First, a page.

Wednesday, July 9, 2008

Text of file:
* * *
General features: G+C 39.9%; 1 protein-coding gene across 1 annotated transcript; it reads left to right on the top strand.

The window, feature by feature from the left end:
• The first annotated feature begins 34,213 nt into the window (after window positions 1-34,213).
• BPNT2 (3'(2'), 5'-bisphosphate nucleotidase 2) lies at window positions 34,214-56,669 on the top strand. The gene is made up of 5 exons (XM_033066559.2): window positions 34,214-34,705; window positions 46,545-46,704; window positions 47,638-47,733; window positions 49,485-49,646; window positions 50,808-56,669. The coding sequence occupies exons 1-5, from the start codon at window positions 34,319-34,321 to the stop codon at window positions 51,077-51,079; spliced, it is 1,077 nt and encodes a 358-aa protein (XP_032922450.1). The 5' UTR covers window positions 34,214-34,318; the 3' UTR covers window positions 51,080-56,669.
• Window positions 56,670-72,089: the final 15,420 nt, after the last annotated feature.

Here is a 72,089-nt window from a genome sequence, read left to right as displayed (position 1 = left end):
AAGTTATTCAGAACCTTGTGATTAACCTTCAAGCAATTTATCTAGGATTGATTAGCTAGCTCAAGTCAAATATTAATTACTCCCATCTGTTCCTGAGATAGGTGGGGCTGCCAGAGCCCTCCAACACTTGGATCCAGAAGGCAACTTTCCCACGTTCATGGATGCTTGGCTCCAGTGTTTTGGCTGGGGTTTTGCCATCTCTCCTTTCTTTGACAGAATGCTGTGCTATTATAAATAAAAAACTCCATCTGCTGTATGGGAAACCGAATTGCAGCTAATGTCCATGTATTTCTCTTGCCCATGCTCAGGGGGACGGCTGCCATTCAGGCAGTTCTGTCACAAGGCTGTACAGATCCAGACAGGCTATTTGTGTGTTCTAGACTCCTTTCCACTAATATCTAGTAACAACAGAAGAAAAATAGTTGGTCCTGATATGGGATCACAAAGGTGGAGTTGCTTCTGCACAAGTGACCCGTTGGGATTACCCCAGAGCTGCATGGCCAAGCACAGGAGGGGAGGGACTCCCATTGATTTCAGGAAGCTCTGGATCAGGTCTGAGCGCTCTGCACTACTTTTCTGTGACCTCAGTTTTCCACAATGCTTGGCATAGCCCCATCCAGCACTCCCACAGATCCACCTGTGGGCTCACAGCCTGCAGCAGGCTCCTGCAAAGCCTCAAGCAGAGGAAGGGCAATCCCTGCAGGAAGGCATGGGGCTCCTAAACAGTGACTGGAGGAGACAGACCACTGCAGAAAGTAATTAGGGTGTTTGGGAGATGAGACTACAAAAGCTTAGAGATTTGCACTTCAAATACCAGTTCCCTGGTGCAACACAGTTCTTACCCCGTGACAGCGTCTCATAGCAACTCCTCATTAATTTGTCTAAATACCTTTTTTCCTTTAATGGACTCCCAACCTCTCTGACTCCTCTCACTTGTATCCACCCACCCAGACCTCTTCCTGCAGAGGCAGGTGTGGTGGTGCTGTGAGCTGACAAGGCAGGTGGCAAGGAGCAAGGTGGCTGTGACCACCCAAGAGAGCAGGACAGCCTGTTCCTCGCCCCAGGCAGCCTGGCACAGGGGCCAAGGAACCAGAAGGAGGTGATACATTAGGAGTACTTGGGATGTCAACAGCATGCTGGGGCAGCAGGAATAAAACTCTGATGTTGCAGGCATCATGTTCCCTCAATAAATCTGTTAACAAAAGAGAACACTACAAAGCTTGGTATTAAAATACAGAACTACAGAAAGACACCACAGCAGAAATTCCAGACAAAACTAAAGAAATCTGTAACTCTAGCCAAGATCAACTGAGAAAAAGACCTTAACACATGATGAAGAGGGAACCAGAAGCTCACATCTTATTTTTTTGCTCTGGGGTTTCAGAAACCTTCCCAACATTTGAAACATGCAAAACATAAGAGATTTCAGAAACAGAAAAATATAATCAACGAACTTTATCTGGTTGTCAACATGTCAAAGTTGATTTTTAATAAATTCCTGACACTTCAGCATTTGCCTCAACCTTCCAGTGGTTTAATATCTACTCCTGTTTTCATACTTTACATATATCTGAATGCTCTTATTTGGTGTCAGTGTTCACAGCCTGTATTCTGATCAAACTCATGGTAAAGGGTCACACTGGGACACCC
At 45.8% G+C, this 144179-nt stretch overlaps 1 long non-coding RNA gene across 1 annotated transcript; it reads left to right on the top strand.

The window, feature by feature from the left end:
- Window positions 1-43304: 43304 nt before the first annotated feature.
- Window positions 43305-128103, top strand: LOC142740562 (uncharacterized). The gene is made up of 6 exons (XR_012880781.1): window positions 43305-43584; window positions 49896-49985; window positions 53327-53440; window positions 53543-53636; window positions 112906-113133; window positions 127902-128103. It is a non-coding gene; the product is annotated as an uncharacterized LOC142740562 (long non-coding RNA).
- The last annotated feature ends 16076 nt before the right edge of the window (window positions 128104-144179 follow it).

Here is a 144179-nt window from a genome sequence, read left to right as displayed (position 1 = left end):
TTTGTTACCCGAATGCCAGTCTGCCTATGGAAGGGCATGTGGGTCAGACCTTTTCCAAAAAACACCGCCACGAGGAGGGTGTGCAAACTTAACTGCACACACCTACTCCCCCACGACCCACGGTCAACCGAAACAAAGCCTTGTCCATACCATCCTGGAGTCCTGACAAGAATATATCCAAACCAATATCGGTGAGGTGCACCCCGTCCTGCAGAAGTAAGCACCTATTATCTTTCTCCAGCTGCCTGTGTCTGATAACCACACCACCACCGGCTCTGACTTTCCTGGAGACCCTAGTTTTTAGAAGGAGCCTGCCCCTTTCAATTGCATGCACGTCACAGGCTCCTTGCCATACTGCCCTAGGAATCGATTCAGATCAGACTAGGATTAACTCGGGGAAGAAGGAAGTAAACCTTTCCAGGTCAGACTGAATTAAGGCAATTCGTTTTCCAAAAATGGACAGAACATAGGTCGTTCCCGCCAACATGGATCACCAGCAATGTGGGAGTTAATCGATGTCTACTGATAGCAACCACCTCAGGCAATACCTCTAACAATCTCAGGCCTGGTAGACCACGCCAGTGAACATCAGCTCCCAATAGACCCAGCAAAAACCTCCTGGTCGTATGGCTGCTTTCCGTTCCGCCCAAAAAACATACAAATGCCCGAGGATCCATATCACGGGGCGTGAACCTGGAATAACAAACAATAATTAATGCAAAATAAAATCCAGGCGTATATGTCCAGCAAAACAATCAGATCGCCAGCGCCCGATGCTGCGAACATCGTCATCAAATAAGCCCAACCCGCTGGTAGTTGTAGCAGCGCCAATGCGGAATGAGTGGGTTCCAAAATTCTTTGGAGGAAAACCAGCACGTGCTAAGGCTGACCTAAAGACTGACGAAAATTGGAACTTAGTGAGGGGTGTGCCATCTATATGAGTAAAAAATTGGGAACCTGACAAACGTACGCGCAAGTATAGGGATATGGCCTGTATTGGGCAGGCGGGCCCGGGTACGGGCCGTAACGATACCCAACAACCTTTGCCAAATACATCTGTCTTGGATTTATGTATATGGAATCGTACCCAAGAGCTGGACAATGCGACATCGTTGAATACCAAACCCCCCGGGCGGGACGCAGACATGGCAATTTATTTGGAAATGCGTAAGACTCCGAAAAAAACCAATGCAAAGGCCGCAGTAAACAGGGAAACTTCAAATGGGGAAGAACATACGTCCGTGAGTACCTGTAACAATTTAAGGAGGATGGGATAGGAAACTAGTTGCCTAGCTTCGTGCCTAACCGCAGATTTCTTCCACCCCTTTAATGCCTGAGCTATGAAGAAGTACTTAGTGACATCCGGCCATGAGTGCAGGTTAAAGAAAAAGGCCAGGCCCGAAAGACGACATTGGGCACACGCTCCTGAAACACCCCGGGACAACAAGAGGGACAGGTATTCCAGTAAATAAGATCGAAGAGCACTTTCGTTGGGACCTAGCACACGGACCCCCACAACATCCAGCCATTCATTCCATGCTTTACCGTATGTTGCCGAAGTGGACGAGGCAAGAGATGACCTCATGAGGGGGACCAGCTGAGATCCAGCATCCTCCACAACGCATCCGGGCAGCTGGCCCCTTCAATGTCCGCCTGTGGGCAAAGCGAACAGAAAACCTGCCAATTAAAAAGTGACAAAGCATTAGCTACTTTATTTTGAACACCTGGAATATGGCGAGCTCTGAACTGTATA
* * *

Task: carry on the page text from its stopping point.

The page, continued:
From "Thoughts on Democracy" at the Wolfsonian Museum, Florida International University, Miami, through December 7. Artists reinterpret Norman Rockwell's "Four Freedoms" in a way that suggests, according to a review in the New York Times, "that trust in American ideals is giving way to fear and uncertainty about how they are exploited.... Many of the artists interviewed said they felt that now was not the time to depict American greatness, as Rockwell did, but rather to caution people about the risks of complacency." This is the perfect image following the Senate's approval of expansion of federal surveillance powers and legal immunity for phone companies, including AT&T, Verizon and others, that cooperated in the National Security Agency's wiretapping program. The wiretapping took place without a court order, in clear violation of customers' privacy rights. As happens so often with the Bush administration, the Constitution is violated, laws are broken and Congress is called upon to declare that the illegal is now legal. Perhaps the biggest shame of all is the caving of so many Democrats to Bush's spying, interrogation tactics, military tribunals and war spending.